Love finds it helpful to highlight her expenses by category using colored pens. For example, dining might be highlighted in orange and travel in blue. Each month, she totals up the amount for each color to see how her budget is breaking down overall. She is able to quickly see where her money is going, which helps her set realistic category limits.
"It's easier for me to digest data using pictures, graphs and colors," Love writes on her blog. "Having a bunch of data on a page wasn't helpful, even though all of the information I needed was there, so I decided to create a system using colors."
As you create a budget that makes sense for you, think about how to pay your bills in a logical order. Rather than acting out of stress and handling your bills at random, Love says it's better to step back and create a purposeful payment plan.
"Often, when we want to get out of debt, we start throwing all of our extra income to all of these different debt buckets, whether it's a car payment, student loan, mortgage, credit cards, personal loans," she says.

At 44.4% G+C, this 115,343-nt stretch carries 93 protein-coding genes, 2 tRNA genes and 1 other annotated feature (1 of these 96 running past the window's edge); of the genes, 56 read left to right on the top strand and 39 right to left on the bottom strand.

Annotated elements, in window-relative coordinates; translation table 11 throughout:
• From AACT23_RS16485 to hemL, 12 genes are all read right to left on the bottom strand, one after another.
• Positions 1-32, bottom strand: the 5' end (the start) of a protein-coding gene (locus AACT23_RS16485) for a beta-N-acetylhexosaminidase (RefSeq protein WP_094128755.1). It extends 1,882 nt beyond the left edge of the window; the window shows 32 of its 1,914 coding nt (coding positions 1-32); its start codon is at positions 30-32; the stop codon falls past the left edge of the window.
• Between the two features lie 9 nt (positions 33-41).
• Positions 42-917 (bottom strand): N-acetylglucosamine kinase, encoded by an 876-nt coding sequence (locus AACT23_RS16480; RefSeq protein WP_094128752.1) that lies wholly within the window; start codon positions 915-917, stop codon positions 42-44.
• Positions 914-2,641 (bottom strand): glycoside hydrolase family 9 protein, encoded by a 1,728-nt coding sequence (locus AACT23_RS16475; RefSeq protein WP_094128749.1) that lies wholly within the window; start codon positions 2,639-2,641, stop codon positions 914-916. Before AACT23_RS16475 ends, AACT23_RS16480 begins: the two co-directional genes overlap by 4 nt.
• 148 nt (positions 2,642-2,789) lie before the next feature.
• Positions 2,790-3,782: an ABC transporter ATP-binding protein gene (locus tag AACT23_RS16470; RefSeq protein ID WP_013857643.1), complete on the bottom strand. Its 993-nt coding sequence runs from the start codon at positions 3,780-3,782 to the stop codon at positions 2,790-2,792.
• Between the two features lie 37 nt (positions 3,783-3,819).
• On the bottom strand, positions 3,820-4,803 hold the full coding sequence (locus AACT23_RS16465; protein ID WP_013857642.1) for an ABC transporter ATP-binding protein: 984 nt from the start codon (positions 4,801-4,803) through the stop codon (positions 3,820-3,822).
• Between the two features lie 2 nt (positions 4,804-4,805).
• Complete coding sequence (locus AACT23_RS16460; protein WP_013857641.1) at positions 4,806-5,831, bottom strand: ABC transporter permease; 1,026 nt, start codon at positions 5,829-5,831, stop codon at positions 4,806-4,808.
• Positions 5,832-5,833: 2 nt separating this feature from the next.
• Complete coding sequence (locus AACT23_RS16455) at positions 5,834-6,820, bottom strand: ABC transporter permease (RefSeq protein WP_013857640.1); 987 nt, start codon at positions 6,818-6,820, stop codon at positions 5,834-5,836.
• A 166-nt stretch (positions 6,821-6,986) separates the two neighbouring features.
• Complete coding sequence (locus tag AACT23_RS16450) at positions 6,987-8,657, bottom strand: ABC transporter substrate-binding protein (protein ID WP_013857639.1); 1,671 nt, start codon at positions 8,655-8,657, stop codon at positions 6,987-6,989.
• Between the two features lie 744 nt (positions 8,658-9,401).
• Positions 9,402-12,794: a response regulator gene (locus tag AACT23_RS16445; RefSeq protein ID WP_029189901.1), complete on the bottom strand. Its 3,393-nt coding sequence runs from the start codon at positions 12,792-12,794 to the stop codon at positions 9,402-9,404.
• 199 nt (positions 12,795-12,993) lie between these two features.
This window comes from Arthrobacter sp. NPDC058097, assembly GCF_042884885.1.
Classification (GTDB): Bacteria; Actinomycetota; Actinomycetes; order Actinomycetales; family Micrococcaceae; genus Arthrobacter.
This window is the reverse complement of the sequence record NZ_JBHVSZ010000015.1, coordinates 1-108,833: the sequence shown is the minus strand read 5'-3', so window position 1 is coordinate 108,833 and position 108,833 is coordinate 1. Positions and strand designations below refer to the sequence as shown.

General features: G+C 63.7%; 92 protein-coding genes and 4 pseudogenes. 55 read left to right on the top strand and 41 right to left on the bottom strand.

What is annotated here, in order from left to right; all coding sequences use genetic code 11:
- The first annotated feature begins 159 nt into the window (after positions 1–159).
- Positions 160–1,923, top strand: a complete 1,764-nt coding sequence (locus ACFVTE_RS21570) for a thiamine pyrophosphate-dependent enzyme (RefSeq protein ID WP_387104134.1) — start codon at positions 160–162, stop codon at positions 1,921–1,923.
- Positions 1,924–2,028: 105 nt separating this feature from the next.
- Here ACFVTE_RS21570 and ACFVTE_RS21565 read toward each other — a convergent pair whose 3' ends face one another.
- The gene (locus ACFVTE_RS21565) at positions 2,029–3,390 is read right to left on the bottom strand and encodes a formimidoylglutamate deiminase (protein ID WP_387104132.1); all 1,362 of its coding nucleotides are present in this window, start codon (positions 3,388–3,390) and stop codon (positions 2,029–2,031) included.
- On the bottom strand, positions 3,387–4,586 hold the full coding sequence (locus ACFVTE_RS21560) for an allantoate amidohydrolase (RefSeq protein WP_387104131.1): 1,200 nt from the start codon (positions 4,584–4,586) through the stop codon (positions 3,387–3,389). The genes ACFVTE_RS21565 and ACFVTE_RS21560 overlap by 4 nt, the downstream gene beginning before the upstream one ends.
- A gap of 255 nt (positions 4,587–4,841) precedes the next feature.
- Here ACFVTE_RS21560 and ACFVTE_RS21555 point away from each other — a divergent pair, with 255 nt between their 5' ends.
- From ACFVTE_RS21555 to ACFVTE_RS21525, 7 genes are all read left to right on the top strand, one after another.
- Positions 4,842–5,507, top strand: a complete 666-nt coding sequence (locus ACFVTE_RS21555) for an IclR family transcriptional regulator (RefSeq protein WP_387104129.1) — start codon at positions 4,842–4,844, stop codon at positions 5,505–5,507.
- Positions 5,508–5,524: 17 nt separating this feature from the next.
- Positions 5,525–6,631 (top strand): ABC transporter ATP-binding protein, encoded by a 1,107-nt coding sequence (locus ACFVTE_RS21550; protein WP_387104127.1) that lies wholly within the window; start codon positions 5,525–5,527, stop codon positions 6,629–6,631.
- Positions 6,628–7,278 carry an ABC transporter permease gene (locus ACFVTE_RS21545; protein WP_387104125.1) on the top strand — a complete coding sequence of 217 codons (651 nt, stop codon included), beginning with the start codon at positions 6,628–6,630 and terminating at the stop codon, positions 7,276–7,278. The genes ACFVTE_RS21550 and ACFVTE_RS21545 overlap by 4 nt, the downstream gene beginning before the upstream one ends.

Instead, Loves says to start by drafting up a step-by-step plan for all of your bills. Then, begin making decisions about where your money should go and when.
To determine which debt is most important, ask yourself whether you want to pay off the debt with the highest interest rate first, or start with the smallest account balance.
When Love tackled her own debt, she decided to first pay off all of her bills with the smallest balances first. This approach to debt recovery is commonly referred to as the snowball method, and is backed by researchers at the Harvard Business Review because of how motivating it can be for people to tick off debts as they go.